On Friday I was able to get a date from AC&R to replace the furnace this coming Wednesday. To complicate matters, we are still working on our deck; and the basement, which houses the furnace, is down the back stairs, which up until yesterday were not there. Ron spent the whole day yesterday putting treads on the back stairs so AC&R can get the old furnace out and the new furnace in. We have laid plywood over the deck framing temporarily for the guys to walk on. Of course the furnace died right in the middle of this deck project. Furthermore, a snowstorm is coming in tonight, to last several days. Do you know how often snow is predicted in Ukiah? Like every ten years. The rain has started this morning and it has been about 30 degrees every night for the last week. Wouldn’t you know it that the coldest snap in ten years is now, when we have no heat. When I get out of bed at night to go to the bathroom my feet turn to ice and fall off. I hope my fish doesn’t freeze in his bowl. I can see my breath as I write this. Wednesday, if I can only make it to Wednesday.

Monday, December 8, 2008

Missing Ella

Five days ago my cat Ella went missing. She is my favorite of all the cats I have ever had, and that’s saying a lot since she and her sister Golda were cats 12 and 13 when I brought them home three years ago. I picked up these girls at the pound in the fall following the summer that Mom passed over and all three of our outdoor cats were picked off one by one by a marauding bobcat at the Ranch. Ella and Golda are very indoor cats. They go out during the day usually, but always come in at night. Sometimes they don’t even go out in the daytime, but sleep all day long and play with their catnip toys for diversion.

Ella is a small child living in a cat body. She is too smart for her own good. Too curious for her own good. Too crafty, sneaky, scheming, perceptive, and detail-oriented. If she were a person, she would be an expert at office politics. But she is not a person. She is a small all-black domestic shorthair with a tiny face and enormous green eyes. She is the fluffiest, softest cat I have ever touched. She is a puffy cat, little more than a wisp of mischief.

Ella has many idiosyncrasies. For instance, she loves the smell of Ron’s feet. She squishes her little head deep into his bedroom slippers and chews on the lining. Then she pulls the lining inside out and rubs her face in it. Ron has to hide his slippers from her. It drives him crazy when she pulls apart those slippers. They were expensive and he depends on them to keep his feet protected when in the house. A diabetic, Ron must take special care of his feet. He can’t afford to have my adorable puffy cat tearing up and sucking on his slippers. Sometimes I think she knows exactly how to get under his skin and does it on purpose.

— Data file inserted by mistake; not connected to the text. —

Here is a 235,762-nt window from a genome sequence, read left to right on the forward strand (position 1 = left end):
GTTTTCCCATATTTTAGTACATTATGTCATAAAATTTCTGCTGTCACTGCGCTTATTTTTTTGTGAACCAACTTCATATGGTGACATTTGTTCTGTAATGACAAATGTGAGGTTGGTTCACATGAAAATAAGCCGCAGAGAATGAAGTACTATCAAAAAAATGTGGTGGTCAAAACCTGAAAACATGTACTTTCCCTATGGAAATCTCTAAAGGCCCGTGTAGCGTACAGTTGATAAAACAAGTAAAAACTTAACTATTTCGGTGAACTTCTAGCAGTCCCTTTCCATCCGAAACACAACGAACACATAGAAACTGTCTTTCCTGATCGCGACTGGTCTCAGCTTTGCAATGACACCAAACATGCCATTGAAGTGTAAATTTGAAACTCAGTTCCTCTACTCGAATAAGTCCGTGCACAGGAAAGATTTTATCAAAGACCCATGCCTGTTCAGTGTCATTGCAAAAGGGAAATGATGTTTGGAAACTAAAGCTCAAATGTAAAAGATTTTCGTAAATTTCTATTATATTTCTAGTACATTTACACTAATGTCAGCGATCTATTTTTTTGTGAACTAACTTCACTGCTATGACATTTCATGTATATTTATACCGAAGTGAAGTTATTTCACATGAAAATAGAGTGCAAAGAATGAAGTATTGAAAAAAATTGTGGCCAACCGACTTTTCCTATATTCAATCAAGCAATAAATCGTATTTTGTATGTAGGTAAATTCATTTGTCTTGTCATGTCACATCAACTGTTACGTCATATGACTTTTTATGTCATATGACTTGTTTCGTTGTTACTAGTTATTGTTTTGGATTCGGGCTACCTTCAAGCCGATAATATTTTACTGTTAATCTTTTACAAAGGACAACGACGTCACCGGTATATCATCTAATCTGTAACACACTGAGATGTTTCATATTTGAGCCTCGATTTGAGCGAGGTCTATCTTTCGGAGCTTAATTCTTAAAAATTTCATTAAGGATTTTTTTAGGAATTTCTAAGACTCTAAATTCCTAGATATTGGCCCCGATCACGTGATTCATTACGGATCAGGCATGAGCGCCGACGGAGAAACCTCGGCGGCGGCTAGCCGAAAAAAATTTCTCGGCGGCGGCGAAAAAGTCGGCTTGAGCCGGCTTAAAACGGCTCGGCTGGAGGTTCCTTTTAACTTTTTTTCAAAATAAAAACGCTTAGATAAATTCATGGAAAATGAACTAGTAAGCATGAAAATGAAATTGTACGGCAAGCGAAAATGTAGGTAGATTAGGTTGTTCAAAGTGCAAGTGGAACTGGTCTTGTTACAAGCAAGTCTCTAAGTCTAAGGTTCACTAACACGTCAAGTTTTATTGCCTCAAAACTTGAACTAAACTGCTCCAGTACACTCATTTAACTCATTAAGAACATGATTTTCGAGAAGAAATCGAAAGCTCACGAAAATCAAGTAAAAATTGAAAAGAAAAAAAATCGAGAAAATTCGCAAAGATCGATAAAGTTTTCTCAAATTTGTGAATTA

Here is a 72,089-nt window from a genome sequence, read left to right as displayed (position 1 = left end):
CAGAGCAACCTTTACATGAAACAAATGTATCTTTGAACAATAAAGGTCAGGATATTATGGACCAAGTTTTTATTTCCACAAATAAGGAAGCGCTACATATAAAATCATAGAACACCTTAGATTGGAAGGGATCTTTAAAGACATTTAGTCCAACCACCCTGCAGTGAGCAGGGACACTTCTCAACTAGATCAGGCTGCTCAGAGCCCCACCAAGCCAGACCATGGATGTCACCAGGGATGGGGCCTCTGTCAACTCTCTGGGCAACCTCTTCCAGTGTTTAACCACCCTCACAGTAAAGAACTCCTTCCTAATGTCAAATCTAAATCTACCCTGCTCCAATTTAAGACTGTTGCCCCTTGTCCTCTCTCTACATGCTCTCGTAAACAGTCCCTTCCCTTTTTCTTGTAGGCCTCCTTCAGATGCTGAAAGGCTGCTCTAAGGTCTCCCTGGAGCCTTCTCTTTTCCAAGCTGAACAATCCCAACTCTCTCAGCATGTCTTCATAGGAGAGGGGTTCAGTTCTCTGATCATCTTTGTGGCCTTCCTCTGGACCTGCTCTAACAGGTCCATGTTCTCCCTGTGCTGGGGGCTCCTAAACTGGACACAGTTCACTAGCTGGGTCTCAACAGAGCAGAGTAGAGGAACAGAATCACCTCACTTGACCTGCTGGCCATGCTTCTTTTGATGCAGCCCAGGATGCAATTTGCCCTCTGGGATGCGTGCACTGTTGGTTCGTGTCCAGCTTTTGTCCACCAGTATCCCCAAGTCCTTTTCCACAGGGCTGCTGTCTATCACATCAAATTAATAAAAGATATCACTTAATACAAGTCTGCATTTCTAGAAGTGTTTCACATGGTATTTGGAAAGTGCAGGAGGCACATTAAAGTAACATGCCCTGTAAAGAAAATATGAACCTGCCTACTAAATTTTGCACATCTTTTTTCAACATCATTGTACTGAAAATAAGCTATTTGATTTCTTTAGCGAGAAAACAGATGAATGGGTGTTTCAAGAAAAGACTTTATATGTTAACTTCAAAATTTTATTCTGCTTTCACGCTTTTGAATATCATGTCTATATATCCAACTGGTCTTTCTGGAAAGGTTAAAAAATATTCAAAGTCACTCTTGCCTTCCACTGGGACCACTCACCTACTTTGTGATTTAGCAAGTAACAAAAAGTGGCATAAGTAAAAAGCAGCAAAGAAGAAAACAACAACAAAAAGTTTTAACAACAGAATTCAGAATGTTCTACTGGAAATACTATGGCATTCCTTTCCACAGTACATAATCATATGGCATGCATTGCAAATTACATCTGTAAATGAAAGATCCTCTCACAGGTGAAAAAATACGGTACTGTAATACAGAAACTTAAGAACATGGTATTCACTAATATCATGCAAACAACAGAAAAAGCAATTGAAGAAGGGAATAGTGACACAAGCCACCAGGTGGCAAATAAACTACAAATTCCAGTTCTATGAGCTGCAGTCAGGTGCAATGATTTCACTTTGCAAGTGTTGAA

When we moved from the Ranch to the Villa, I kept Ella and her sister inside for a week to make sure they were acclimated and knew where they lived. The first night in the Villa, Ron assembled our bed. When he needed help keeping all the rails and boards in place for him to screw them in, he called on me and the boys. As I held a rail in position with both hands, Ella appeared and proceeded to nip my ankles for attention. I tried to shake her off, but she would not be deterred. I could not stop laughing and nearly dropped the bed rail. Ron was not amused.

I have been worried about the kitty girls in our new home. There are many cats in the neighborhood. My kitty girls had 40 acres to themselves at the Ranch. Cats don’t always make the transition to a new environment. Although we have been here for a few months, I know that they are still figuring out how to live next door to other cats and how to navigate the street, which is very quiet fortunately. I was worried the first night Ella didn’t come home. The second night, I figured she had gotten stuck somewhere, in someone’s garage or shed, and would come home soon. By the third night, I was alarmed and sad and started to wonder if I would ever see her again. On the fourth night, I couldn’t sleep and imagined her lying dead or wounded somewhere out of my reach. Sudi said, “Don’t worry Mom, cats wander, she’ll come home."

Yesterday morning she appeared at the door first thing in the morning! Unharmed, smelling a bit like fir trees, and hungry. Sudi said “I told you so.” After she ate, I held her and petted her for a long time. I’m sure she knows how much I missed her. But Ella will do as she wishes anyway, probably disappearing again in our new neighborhood. I hope she always returns. Her return reminded me that sometimes something we think is lost for good comes back to us.